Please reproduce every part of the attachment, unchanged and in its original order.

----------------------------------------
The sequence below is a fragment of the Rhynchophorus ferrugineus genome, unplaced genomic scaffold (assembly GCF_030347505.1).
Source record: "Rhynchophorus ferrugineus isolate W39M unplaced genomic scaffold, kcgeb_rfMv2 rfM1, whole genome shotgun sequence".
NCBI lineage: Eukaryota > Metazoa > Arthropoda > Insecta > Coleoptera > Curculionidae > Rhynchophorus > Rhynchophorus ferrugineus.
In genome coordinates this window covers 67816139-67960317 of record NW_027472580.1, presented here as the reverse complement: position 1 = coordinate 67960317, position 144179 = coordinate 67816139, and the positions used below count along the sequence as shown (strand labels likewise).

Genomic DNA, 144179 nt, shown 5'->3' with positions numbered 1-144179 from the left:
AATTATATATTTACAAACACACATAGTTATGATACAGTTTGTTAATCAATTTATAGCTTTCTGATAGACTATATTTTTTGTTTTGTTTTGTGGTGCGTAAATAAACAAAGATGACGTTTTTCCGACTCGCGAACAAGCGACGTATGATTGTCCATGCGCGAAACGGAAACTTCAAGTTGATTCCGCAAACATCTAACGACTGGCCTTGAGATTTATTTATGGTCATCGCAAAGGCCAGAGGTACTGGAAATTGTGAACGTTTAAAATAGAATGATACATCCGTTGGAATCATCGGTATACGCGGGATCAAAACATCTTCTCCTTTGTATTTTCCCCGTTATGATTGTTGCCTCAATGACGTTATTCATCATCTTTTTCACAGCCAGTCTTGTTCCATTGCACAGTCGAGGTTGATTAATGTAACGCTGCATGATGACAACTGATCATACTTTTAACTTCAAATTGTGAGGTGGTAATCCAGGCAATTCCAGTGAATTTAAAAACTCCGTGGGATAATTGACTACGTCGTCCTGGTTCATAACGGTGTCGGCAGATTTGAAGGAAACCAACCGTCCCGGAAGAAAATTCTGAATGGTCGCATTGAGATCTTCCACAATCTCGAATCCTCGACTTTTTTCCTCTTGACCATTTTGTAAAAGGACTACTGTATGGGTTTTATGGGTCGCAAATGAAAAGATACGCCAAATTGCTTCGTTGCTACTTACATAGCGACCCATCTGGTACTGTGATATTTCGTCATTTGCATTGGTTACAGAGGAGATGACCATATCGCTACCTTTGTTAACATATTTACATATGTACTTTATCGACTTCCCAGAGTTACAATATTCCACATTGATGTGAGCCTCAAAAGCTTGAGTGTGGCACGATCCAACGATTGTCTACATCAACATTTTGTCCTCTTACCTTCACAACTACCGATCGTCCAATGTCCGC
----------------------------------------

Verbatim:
The sequence below is a fragment of the Rhynchophorus ferrugineus genome, unplaced genomic scaffold (assembly GCF_030347505.1).
Source record: "Rhynchophorus ferrugineus isolate W39M unplaced genomic scaffold, kcgeb_rfMv2 rfM1, whole genome shotgun sequence".
NCBI lineage: Eukaryota > Metazoa > Arthropoda > Insecta > Coleoptera > Curculionidae > Rhynchophorus > Rhynchophorus ferrugineus.
In genome coordinates this window covers 67816139-67960317 of record NW_027472580.1, presented here as the reverse complement: position 1 = coordinate 67960317, position 144179 = coordinate 67816139, and the positions used below count along the sequence as shown (strand labels likewise).

Genomic DNA, 144179 nt, shown 5'->3' with positions numbered 1-144179 from the left:
AATTATATATTTACAAACACACATAGTTATGATACAGTTTGTTAATCAATTTATAGCTTTCTGATAGACTATATTTTTTGTTTTGTTTTGTGGTGCGTAAATAAACAAAGATGACGTTTTTCCGACTCGCGAACAAGCGACGTATGATTGTCCATGCGCGAAACGGAAACTTCAAGTTGATTCCGCAAACATCTAACGACTGGCCTTGAGATTTATTTATGGTCATCGCAAAGGCCAGAGGTACTGGAAATTGTGAACGTTTAAAATAGAATGATACATCCGTTGGAATCATCGGTATACGCGGGATCAAAACATCTTCTCCTTTGTATTTTCCCCGTTATGATTGTTGCCTCAATGACGTTATTCATCATCTTTTTCACAGCCAGTCTTGTTCCATTGCACAGTCGAGGTTGATTAATGTAACGCTGCATGATGACAACTGATCATACTTTTAACTTCAAATTGTGAGGTGGTAATCCAGGCAATTCCAGTGAATTTAAAAACTCCGTGGGATAATTGACTACGTCGTCCTGGTTCATAACGGTGTCGGCAGATTTGAAGGAAACCAACCGTCCCGGAAGAAAATTCTGAATGGTCGCATTGAGATCTTCCACAATCTCGAATCCTCGACTTTTTTCCTCTTGACCATTTTGTAAAAGGACTACTGTATGGGTTTTATGGGTCGCAAATGAAAAGATACGCCAAATTGCTTCGTTGCTACTTACATAGCGACCCATCTGGTACTGTGATATTTCGTCATTTGCATTGGTTACAGAGGAGATGACCATATCGCTACCTTTGTTAACATATTTACATATGTACTTTATCGACTTCCCAGAGTTACAATATTCCACATTGATGTGAGCCTCAAAAGCTTGAGTGTGGCACGATCCAACGATTGTCTACATCAACATTTTGTCCTCTTACCTTCACAACTACCGATCGTCCAATGTCCGC